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A new bill in Congress could give workers time off to deal with 'climate disasters' — here's why it matters

"The law would ensure that as climate disasters become more and more frequent, workers' safety is not impeded by their bosses."

Climate disaster response | Climate disasters act

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New legislation in Congress could grant workers a new type of paid time off. 

The bill, called the Worker Safety in Climate Disasters Act, was proposed in September by Rep. Cori Bush of Missouri. If approved, the legislation would be the first of its kind in the U.S. — a law that protects workers dealing with the extreme weather caused by our planet's rapid overheating. 

As Grist reported, the idea was spawned from a tragic incident last year, when a tornado killed six workers at an Amazon warehouse in Illinois. The tornado, which touched down with wind speeds of 150 miles per hour, destroyed the warehouse, caving in the roof and collapsing multiple concrete walls.

The incident sparked outrage — and a handful of lawsuits — as workers claimed that they were basically given no emergency training for severe weather events. In the lawsuits, workers said they were allegedly told they'd be fired if they left their jobs to avoid the storm

Two of the Amazon warehouse victims were Bush's constituents. In the following months, Rep. Bush began work on a bill that could protect workers from earthquakes, fires, hurricanes, tornadoes, and more climate-enhanced disasters that have "the potential to cause great damage or loss of life." 

Research has shown that the burning of dirty energy sources like coal and methane gas has contributed directly to severe weather conditions.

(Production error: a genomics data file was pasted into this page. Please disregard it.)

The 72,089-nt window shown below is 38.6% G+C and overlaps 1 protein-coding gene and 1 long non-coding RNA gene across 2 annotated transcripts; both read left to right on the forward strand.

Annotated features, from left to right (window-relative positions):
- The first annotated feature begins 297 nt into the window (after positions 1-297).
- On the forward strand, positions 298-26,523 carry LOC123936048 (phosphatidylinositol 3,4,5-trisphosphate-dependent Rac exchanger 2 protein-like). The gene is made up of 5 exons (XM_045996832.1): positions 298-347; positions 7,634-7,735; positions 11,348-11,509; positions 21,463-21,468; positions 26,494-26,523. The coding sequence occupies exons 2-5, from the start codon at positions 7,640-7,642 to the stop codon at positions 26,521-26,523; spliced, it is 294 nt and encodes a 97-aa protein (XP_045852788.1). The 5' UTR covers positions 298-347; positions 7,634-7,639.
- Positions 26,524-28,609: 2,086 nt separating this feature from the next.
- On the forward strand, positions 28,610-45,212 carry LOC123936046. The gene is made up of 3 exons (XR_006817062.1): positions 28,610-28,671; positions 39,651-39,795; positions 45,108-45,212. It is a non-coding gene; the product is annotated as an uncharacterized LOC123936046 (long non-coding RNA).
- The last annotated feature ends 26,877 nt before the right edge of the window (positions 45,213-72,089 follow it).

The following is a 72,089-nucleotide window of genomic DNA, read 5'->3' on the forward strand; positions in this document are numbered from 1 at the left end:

Hurricanes, for example, are getting stronger and wetter due to rising global temperatures, which warm our oceans and create ideal conditions for storms to gain momentum. And according to the Environmental Protection Agency, forest fires have also gotten worse — with many regions experiencing warmer and drier summers, which makes for longer wildfire seasons. 

Tornadoes, meanwhile, are a bit more complicated. Research shows that warming temperatures likely make tornadoes more severe, although it's not clear if they're getting more frequent. Rep. Bush's legislation would also account for those affected by heat waves, floods, and severe blizzards.  

The bill, which has nine co-signers but has yet to be voted on, would give employees two weeks of paid time off to deal with the aftermath of these disasters. Workers could qualify if they were dealing with school closures, illness, shutdowns in public transportation, or if they needed to care for affected loved ones following extreme weather events. 

"Currently there are no protections that support job security nor paid time off due to missed work because of a climate disaster, or even the requirement for employers to give guidance on what safety measures to take should an unpredictable climate disaster occur," Rep. Bush told The Intercept. "My bill changes that. It would ensure that as climate disasters become more and more frequent, workers' safety is not impeded by their bosses."

It's unclear if the Climate Disasters Act will gain momentum, but the concept of climate-based employee benefits does seem to be gaining steam. 
Since at least 2017, American companies have slowly begun offering "climate leave" to their employees. And in Australia, unions are advocating for similar protections.

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